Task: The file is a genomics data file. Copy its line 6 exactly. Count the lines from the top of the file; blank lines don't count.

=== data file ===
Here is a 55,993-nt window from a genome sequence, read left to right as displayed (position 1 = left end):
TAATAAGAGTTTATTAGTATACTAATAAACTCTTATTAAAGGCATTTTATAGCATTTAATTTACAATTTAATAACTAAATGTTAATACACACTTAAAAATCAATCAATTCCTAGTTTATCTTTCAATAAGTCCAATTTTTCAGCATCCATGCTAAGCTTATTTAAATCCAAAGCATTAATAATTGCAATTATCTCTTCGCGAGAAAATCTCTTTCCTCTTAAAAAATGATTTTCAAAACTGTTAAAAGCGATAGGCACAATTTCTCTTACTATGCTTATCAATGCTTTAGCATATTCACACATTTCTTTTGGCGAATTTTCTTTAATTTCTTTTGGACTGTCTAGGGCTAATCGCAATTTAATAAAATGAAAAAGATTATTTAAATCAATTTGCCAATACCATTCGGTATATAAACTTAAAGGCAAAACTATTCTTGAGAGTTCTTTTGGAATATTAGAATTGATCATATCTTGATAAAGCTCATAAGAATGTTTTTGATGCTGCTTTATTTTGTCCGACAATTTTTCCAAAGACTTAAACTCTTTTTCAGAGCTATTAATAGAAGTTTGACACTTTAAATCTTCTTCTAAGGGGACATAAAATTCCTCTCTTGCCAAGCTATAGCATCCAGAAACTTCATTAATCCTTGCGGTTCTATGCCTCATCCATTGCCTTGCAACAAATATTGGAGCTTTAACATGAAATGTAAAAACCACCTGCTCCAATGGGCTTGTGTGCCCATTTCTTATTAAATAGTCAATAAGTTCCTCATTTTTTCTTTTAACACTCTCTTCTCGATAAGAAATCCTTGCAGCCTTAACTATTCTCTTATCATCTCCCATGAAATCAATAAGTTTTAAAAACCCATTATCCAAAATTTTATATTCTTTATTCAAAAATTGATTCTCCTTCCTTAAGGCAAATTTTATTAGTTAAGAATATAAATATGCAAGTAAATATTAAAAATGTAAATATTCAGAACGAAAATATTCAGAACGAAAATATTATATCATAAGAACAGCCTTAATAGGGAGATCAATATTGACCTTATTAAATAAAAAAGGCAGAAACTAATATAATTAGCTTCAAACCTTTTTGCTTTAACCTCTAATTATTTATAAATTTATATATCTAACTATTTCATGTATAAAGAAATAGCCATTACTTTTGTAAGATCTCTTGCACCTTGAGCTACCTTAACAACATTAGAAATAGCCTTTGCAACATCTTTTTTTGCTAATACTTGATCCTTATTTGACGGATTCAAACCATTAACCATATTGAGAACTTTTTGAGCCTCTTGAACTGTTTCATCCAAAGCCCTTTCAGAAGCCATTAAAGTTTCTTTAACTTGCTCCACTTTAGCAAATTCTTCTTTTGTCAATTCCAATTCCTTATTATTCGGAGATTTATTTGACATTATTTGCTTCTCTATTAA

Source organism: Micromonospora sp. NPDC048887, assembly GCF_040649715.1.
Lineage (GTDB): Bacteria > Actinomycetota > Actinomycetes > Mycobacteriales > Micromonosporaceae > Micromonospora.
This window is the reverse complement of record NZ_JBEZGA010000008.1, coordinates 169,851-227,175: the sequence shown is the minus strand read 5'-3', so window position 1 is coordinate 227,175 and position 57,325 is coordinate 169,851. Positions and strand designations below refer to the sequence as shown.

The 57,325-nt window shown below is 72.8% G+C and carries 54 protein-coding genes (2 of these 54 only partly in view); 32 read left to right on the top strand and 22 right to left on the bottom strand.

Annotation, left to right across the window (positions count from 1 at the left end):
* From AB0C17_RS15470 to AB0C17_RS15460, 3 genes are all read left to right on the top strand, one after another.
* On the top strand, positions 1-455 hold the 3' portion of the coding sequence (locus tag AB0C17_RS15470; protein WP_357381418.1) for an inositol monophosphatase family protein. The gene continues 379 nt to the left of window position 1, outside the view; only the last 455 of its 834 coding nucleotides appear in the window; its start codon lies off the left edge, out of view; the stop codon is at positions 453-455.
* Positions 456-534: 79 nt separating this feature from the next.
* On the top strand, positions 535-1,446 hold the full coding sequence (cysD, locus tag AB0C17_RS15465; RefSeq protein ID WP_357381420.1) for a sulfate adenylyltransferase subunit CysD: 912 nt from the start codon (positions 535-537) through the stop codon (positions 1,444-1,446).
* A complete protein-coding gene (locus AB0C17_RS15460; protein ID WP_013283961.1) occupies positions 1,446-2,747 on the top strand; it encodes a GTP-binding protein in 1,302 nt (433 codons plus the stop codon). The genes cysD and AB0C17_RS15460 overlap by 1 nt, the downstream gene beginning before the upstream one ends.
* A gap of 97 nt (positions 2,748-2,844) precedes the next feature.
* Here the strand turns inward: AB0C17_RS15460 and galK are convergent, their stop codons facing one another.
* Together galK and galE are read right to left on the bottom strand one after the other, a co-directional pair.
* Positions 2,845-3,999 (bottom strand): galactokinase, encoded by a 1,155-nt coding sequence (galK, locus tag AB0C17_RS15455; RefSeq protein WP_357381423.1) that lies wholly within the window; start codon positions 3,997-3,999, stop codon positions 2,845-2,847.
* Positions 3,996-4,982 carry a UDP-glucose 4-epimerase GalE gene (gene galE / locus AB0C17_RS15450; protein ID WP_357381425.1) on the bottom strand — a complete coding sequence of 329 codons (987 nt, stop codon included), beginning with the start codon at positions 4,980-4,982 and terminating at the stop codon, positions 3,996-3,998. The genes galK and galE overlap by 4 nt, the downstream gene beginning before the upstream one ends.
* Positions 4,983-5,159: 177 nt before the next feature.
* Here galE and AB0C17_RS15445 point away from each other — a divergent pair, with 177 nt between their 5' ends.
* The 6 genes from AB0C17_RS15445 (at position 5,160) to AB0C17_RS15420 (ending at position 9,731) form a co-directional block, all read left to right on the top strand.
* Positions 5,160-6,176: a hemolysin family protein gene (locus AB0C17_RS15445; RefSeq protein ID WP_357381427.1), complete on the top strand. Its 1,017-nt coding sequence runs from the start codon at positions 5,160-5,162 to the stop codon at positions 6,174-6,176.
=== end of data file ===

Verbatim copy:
The 57,325-nt window shown below is 72.8% G+C and carries 54 protein-coding genes (2 of these 54 only partly in view); 32 read left to right on the top strand and 22 right to left on the bottom strand.